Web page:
Sa Ga Ma Re           Re Ga Ma Sa       Ga Sa Ma Re         Ma Re Sa Ga

Sa Ma Re Ga           Re Ma  Ga Sa      Ga Ma Sa Re         Ma Sa Re Ga

Sa Ma Ga Re           Re Ma Sa Ga       Ga Ma Re Sa         Ma Sa Ga Re          =   24 patterns.

Furthermore, “Pa Dha Ni Sa”, “Re Ga Ma Pa” etc. note series also makes 24 possible improvisational patterns. We can see that numerous swar-patterns can be created twisting only four notes. 

Specific notes of the ragas can also be practiced for hours, as it keeps the brain engaged in creating phrases. Often, we come to miss some of the patterns. But this is beneficial exercise for amateurs and professionals too. We can take the same pattern to make the Bhairav notes, making Re Komal (flat): Sa Re Ga Ma   OR   Kafi notes: Sa Re Ga Ma (Ga Komal). , OR   Yaman notes:  Ni Re Ga Ma  (Ma teevra or sharp).

Now we will create the merukhand pattern taking five notes, of Bhoopali raga: S R G P Dh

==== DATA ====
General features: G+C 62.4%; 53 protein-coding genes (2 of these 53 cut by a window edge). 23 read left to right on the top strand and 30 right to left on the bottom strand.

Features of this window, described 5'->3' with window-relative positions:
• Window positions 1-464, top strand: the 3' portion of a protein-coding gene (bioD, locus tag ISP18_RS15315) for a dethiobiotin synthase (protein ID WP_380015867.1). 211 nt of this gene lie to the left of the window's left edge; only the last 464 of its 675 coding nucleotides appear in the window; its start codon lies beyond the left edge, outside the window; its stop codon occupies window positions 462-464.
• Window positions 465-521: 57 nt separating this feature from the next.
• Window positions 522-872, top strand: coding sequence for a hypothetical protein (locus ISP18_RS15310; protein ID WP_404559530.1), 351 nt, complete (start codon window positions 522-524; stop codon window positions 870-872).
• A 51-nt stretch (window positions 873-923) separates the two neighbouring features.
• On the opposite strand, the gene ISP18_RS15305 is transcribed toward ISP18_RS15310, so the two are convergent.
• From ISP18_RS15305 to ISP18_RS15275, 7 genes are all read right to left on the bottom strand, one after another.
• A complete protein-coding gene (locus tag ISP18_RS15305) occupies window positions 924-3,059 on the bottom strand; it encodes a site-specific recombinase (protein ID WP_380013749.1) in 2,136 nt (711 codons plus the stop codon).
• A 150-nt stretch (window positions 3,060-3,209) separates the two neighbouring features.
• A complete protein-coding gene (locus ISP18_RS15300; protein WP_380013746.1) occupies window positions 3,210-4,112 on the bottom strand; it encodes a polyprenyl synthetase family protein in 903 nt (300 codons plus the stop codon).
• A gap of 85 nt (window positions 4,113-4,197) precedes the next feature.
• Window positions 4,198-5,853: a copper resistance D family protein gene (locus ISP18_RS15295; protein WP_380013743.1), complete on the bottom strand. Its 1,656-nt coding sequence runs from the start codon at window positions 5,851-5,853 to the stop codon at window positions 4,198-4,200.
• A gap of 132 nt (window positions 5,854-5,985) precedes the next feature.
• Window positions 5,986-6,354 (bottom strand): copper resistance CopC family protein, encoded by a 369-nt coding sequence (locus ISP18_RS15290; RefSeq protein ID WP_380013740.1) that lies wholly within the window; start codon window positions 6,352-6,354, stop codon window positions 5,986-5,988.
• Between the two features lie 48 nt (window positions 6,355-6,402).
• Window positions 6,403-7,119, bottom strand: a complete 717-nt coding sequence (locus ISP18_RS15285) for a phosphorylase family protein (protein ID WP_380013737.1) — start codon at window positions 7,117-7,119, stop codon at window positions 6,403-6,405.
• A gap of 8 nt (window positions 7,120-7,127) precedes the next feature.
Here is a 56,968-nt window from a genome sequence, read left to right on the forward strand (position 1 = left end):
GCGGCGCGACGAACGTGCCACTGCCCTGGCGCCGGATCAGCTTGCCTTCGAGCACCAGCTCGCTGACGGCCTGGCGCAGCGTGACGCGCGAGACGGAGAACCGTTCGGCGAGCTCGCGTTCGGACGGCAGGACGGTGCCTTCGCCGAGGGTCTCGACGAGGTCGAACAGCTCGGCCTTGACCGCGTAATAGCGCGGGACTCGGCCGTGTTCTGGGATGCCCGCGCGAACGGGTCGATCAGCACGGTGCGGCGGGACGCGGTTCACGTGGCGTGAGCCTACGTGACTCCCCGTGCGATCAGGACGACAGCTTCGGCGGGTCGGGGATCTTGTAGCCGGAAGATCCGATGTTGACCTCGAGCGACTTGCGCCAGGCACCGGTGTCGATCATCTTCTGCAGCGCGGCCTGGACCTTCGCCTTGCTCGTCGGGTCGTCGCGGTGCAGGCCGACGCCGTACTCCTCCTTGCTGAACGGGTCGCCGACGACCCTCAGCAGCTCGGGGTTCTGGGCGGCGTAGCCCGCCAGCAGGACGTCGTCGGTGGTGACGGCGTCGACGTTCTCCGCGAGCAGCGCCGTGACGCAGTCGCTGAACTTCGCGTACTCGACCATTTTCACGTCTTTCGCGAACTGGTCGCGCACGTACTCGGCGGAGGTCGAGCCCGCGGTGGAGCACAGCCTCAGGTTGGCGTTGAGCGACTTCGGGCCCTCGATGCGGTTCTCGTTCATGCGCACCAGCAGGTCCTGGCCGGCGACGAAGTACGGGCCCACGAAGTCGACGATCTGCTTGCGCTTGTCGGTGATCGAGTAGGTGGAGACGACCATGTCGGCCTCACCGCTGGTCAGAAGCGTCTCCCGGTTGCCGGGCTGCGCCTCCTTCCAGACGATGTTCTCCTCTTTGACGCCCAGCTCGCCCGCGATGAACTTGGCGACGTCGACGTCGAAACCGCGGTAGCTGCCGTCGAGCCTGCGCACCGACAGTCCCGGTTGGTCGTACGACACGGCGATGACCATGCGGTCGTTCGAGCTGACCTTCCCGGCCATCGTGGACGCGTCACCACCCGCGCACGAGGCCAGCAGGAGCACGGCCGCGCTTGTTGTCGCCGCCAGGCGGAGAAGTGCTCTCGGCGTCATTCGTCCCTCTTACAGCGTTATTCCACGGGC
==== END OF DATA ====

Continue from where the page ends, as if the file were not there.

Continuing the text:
Sa Re Ga Pa Dha Saa,      Saa Dha Pa Ga Re Sa






 There may be more patterns which I have missed out.   The idea is that merukhand requires a lot of thinkable and creative brain. As the same time, it takes hours to vocalize each pattern separately with accuracy. For example: SPRDG  i.e., Sa-Pa-Re-Dh-Ga pattern looks simple 5 notes, but all these skipped notes might make one crazy during unfolding these tunes. 

Initially, merukhand  technique requires perseverance, patience and practice, but at last, one can easily be pertinent in improvising the ragas, even in the advanced level. One can attain unhesitating command on rendering taans with absolute variety and fluency, after working on this stylization.


Kinds Of Bhairava – A morning feel in Indian Classical Music

Bhairava (भैरव) is one of the most important and fundamental ragas or one of the ten thaats in Indian Classical Music. Thaats are the ten basic ragas and modern raga-classification system, which is considered as the origin and classification of numerous ragas sung/played today. In fact, beginners are not recommended to head towards more advanced ones without mastering Bhairava.  Second and sixth flatted provides dull, serious, but at the same time soothing and refreshing essence to the listeners.